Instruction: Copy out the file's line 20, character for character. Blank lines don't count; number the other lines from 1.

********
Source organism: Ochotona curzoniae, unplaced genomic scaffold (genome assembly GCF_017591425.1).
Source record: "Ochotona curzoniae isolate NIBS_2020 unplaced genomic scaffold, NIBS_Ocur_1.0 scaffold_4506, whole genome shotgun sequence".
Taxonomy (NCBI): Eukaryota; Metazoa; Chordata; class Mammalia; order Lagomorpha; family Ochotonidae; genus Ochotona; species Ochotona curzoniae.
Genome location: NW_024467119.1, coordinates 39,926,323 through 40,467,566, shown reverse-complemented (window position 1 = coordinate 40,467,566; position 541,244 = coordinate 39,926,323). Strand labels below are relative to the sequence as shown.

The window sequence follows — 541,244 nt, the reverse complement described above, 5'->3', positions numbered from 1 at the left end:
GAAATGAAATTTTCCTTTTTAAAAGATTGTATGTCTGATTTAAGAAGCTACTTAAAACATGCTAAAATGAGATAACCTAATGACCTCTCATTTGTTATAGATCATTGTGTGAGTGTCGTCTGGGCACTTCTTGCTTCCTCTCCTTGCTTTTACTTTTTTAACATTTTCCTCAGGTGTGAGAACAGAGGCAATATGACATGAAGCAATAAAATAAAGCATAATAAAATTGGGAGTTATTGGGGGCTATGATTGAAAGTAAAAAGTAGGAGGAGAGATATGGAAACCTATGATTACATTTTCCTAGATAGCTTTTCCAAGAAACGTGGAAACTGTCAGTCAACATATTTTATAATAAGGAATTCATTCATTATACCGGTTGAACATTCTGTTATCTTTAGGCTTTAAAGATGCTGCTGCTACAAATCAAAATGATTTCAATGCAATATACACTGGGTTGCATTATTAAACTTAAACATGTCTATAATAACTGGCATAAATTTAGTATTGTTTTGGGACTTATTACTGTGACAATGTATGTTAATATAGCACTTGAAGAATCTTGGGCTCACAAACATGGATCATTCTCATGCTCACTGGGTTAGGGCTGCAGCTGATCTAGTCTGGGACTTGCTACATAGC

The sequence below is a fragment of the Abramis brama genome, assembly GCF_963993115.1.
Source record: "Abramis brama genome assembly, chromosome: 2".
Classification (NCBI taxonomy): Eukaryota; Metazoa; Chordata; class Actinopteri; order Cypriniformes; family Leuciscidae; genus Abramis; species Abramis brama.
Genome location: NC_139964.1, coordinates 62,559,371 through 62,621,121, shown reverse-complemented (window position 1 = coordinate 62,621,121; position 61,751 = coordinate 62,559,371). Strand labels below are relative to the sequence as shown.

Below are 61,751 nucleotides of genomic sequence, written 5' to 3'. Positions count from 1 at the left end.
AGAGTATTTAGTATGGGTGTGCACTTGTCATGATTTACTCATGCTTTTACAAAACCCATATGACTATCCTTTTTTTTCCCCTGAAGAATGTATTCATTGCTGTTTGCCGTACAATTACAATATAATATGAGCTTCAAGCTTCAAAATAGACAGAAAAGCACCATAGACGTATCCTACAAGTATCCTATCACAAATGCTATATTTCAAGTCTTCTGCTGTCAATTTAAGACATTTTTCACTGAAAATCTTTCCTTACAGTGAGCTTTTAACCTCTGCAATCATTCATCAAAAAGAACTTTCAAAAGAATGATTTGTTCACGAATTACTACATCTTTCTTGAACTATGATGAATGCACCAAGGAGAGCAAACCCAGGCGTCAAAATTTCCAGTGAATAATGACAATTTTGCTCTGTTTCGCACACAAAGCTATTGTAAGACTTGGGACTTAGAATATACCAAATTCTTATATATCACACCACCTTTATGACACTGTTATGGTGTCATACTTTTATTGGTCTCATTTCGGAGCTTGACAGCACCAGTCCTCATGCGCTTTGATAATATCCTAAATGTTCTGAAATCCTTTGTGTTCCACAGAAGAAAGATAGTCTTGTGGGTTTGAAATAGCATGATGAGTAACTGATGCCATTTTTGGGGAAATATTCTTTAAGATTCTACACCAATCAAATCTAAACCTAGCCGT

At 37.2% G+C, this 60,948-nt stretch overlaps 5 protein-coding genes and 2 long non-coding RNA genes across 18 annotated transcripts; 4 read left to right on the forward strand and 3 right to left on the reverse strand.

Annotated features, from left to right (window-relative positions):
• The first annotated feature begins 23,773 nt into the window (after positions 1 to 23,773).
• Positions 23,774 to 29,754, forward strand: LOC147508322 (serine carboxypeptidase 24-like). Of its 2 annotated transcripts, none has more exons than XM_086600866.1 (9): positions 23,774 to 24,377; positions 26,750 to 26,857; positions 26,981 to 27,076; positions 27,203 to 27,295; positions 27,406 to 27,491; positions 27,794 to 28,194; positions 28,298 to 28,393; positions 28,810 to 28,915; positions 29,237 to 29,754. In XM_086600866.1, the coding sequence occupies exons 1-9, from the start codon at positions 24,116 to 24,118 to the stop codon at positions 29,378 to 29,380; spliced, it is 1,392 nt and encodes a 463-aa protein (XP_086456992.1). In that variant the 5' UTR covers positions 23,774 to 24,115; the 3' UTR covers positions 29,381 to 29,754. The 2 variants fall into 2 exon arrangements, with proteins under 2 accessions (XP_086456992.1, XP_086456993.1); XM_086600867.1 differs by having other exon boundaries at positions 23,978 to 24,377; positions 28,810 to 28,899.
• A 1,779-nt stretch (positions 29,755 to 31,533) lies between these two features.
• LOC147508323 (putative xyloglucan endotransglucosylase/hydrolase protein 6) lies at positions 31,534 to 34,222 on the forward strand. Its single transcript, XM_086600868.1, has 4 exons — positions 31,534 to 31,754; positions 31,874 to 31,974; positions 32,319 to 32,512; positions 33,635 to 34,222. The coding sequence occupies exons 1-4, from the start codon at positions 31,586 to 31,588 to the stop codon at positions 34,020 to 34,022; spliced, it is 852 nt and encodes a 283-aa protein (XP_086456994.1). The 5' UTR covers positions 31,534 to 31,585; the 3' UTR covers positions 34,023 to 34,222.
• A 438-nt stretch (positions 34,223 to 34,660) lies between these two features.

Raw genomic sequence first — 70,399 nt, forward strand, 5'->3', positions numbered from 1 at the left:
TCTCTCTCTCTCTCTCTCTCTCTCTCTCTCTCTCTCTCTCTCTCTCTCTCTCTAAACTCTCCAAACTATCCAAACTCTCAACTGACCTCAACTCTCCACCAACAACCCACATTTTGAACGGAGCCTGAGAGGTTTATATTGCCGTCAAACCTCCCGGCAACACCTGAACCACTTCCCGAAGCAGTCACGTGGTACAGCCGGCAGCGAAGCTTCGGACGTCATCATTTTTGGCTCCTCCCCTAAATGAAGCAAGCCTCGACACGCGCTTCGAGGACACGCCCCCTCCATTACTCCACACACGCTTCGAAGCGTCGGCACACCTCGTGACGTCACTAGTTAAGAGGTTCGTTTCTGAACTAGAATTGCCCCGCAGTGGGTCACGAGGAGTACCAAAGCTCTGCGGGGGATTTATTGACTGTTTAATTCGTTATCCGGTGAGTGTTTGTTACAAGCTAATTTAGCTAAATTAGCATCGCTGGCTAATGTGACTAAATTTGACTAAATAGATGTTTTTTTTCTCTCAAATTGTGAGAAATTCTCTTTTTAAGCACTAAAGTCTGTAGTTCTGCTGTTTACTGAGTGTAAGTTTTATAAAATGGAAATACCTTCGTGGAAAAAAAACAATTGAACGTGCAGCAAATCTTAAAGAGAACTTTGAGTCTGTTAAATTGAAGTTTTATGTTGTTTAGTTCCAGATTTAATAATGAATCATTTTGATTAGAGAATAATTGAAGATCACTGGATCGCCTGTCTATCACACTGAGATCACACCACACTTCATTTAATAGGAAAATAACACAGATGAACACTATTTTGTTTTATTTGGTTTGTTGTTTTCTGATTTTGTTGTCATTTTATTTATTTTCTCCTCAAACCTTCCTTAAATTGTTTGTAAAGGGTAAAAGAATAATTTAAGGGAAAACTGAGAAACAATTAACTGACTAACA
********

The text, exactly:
Raw genomic sequence first — 70,399 nt, forward strand, 5'->3', positions numbered from 1 at the left: